How does one go about the daunting task of reinventing a 120-resturant business from the ground up? Alex Ozga has lunch with Theo Randall and the bigwigs of ASK Italian to find out.

“The only thing left is the floor and the logo. Everything else we’ve changed.”  So says Steve Holmes, Managing Director of ASK Italian, who, with the help of Michelin-starred chef Theo Randall, has created an all-new menu and is halfway through the process of updating the interior of every ASK restaurant in the country to the new look.

Three years ago, ASK, once a stalwart of the UK’s affordable casual dining experience, had been caught up, and eventually overtaken by its competitors. Carluccio’s and Nando’s became household names as ASK’s pedigree had faded. It was time for the managers to revolutionise the franchise and reclaim lost market share.

The task facing them was not easy. 120 restaurants nationwide had uninspiring decors, tired menus and lacklustre front of house operations. Where to begin? A refurbishment programme was implemented to update the decor, with about half of the restaurants done so far.

The Paddington restaurant, in which I am having lunch with Holmes, Randall and others, seems perfectly amicable, with its neo-Milanese inspired look. It is modern without being overly trendy. There are some funky pieces of furniture, such as the one-piece futuristic white plastic chairs we are sat in, in which I feel cocooned like a pea in a pod. Better still, there is no communist uniformity amongst the restaurants – while all share the new look, each location has individual elements that help set it apart from the others.

Randall, who immediately strikes me as a contender for the nicest bloke in London, was an obvious choice for helping to revamp the menu. He knows a thing or two about Italian cooking, having been awarded a Michelin star for his haute cuisine experience Theo Randall at the InterContinental. He has also done this sort of thing before too, having helped Pizza Express with their menu back in 2008.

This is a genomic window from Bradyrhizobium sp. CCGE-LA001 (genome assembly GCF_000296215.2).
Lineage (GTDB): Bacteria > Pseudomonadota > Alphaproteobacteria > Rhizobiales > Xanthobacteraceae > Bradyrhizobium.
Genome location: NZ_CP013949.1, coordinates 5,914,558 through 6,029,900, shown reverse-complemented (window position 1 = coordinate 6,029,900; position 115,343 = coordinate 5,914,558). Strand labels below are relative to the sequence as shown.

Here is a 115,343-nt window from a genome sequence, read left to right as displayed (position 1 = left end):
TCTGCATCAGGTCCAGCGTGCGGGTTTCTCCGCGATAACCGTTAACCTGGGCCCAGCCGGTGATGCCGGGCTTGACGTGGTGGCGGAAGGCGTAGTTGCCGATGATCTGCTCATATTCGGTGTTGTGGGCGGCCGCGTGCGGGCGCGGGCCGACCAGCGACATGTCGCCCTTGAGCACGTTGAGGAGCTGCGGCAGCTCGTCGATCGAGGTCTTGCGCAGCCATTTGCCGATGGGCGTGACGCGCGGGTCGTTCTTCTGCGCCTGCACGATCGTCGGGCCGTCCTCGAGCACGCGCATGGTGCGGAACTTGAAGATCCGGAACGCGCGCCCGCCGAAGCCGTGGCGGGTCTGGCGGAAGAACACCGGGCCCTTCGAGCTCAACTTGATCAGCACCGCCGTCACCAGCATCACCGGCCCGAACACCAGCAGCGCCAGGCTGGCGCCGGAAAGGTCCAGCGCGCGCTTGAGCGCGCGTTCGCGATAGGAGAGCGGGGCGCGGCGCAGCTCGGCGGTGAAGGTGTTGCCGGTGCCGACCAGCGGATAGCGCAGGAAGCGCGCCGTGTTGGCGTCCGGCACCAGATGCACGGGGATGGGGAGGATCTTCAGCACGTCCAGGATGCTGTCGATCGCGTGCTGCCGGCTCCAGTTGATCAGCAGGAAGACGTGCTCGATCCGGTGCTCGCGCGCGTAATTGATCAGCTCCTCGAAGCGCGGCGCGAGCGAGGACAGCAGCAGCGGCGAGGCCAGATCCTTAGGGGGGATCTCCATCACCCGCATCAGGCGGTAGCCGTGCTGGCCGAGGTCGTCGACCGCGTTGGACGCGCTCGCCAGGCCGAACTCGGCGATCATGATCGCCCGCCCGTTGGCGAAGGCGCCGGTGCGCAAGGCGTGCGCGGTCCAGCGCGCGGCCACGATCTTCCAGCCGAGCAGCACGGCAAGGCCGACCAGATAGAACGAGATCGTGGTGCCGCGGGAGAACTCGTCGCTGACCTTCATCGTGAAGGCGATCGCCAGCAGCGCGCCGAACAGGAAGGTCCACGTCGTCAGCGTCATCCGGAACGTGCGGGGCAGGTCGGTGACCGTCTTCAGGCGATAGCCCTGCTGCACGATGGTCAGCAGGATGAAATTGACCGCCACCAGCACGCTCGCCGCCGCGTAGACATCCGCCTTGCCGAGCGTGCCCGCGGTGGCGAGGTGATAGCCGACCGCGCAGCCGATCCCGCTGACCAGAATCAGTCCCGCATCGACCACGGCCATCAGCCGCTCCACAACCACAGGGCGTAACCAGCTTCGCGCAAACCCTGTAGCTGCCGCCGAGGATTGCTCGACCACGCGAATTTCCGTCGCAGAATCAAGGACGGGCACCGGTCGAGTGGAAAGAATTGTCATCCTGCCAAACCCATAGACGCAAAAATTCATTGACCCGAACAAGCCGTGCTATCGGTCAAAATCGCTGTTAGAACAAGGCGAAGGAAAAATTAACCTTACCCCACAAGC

Randall pushed for a heavy emphasis on fresh produce, and insisted upon educating ASK about Italy and her cuisine. All of ASK’s regional managers were flown to Italy where, with the help of expert Carla Capalbo, they received an education on the intricacies of Italian produce and how to use it.

The new menu that resulted posed new challenges for the kitchen. As the quality of the dishes increased, so too did their complexity and the amount of preparation required. The kitchens themselves had to be expanded and fitted with new equipment to make the new menu possible to implement, with ASK eventually deciding on an open-plan kitchen layout. Not only has this improved the quality of the food and improved communication with front of house, but customers can now see their pizza dough being tossed or their salad being prepared, which rather helps to nullify the chain-eating experience.

Randall tells me the changes have been well-received by the chefs, for whom the increased involvement has led to a greater sense of pride when preparing the food. Has it been worth it?

We tasted a large variety of ASK’s new dishes, throughout all three courses, and the food is some of the best I’ve had at a chain restaurant. The butterfly garlic prawns are well-seasoned and nicely crunchy, served on pieces of crispy Italian bread which the garlic butter soaks into. The pizza dough is particularly impressive – I am no stranger to making my own and this is fresh and light, very thin, with an ample enough portion size to fill up the hungriest of diners. A stand-out was the pizza with gamberetti e zucchine (prawns and courgettes), which comes with crème fraîche instead of cheese.

Also highly recommended is the porchetta in a herbed red wine sauce; the meat is moist and flaky, and the whole thing is served on a bed of roasted potatoes with greens. Calzone cacciatore is hearty and spicy, a good option for warming up after a winter walk.

If you’ll be able to handle them, the desserts are worthy successors to the delicious mains. Calzone di mele is the Italian equivalent of the classic warm apple pie with vanilla ice cream; as the name suggests, this one is folded over into a calzone shape with a delicious scoop of vanilla gelato on the side. The sorbets were also excellent, with well-balanced zest and sweetness.

Whether you love or hate chain restaurants, it’s difficult not to be impressed by what ASK have achieved. The menu is both far more diverse in its scope and tastier than what many chains have to offer. They have put the effort in, and Holmes tells me that business is already on the up. Will the increased activity continue? I certainly hope so – ASK now at least matches if not outstrips other famous chains in terms of its food and dining experience. I remove myself from the peapod chair, say goodbye to a cheery Randall and the rest of the cohort, and go on my way. Who said chains had to be boring?

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